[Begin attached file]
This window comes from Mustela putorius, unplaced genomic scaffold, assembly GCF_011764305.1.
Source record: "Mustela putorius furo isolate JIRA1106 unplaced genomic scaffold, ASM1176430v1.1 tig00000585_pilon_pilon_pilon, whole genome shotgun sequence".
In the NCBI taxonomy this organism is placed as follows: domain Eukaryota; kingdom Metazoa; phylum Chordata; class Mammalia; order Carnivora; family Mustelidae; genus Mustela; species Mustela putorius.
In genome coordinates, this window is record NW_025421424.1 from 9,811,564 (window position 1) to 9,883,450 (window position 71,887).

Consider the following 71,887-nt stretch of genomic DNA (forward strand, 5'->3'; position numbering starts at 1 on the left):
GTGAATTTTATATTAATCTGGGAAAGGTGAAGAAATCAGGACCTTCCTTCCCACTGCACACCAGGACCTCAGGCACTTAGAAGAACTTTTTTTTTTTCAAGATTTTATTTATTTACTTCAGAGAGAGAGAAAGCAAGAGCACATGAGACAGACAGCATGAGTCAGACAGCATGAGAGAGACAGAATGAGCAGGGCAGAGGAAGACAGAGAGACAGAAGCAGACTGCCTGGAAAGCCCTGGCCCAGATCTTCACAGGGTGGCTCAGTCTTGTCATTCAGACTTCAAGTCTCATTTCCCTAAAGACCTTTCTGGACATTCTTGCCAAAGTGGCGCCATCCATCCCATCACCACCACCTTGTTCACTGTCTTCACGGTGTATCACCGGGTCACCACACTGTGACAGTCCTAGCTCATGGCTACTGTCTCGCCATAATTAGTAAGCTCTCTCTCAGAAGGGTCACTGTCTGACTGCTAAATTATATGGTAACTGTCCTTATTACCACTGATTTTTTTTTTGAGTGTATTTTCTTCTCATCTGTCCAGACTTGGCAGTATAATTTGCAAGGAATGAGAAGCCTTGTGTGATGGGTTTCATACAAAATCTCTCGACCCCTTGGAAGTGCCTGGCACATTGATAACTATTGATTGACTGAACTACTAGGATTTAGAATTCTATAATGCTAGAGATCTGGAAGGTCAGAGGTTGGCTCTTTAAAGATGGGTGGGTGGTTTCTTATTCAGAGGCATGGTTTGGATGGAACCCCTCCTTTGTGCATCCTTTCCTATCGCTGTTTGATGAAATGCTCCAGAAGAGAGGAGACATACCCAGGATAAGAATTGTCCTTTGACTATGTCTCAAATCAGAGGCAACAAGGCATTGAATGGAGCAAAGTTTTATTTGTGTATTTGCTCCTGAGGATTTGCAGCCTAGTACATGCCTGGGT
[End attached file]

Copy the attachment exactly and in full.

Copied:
This window comes from Mustela putorius, unplaced genomic scaffold, assembly GCF_011764305.1.
Source record: "Mustela putorius furo isolate JIRA1106 unplaced genomic scaffold, ASM1176430v1.1 tig00000585_pilon_pilon_pilon, whole genome shotgun sequence".
In the NCBI taxonomy this organism is placed as follows: domain Eukaryota; kingdom Metazoa; phylum Chordata; class Mammalia; order Carnivora; family Mustelidae; genus Mustela; species Mustela putorius.
In genome coordinates, this window is record NW_025421424.1 from 9,811,564 (window position 1) to 9,883,450 (window position 71,887).

Consider the following 71,887-nt stretch of genomic DNA (forward strand, 5'->3'; position numbering starts at 1 on the left):
GTGAATTTTATATTAATCTGGGAAAGGTGAAGAAATCAGGACCTTCCTTCCCACTGCACACCAGGACCTCAGGCACTTAGAAGAACTTTTTTTTTTTCAAGATTTTATTTATTTACTTCAGAGAGAGAGAAAGCAAGAGCACATGAGACAGACAGCATGAGTCAGACAGCATGAGAGAGACAGAATGAGCAGGGCAGAGGAAGACAGAGAGACAGAAGCAGACTGCCTGGAAAGCCCTGGCCCAGATCTTCACAGGGTGGCTCAGTCTTGTCATTCAGACTTCAAGTCTCATTTCCCTAAAGACCTTTCTGGACATTCTTGCCAAAGTGGCGCCATCCATCCCATCACCACCACCTTGTTCACTGTCTTCACGGTGTATCACCGGGTCACCACACTGTGACAGTCCTAGCTCATGGCTACTGTCTCGCCATAATTAGTAAGCTCTCTCTCAGAAGGGTCACTGTCTGACTGCTAAATTATATGGTAACTGTCCTTATTACCACTGATTTTTTTTTTGAGTGTATTTTCTTCTCATCTGTCCAGACTTGGCAGTATAATTTGCAAGGAATGAGAAGCCTTGTGTGATGGGTTTCATACAAAATCTCTCGACCCCTTGGAAGTGCCTGGCACATTGATAACTATTGATTGACTGAACTACTAGGATTTAGAATTCTATAATGCTAGAGATCTGGAAGGTCAGAGGTTGGCTCTTTAAAGATGGGTGGGTGGTTTCTTATTCAGAGGCATGGTTTGGATGGAACCCCTCCTTTGTGCATCCTTTCCTATCGCTGTTTGATGAAATGCTCCAGAAGAGAGGAGACATACCCAGGATAAGAATTGTCCTTTGACTATGTCTCAAATCAGAGGCAACAAGGCATTGAATGGAGCAAAGTTTTATTTGTGTATTTGCTCCTGAGGATTTGCAGCCTAGTACATGCCTGGGT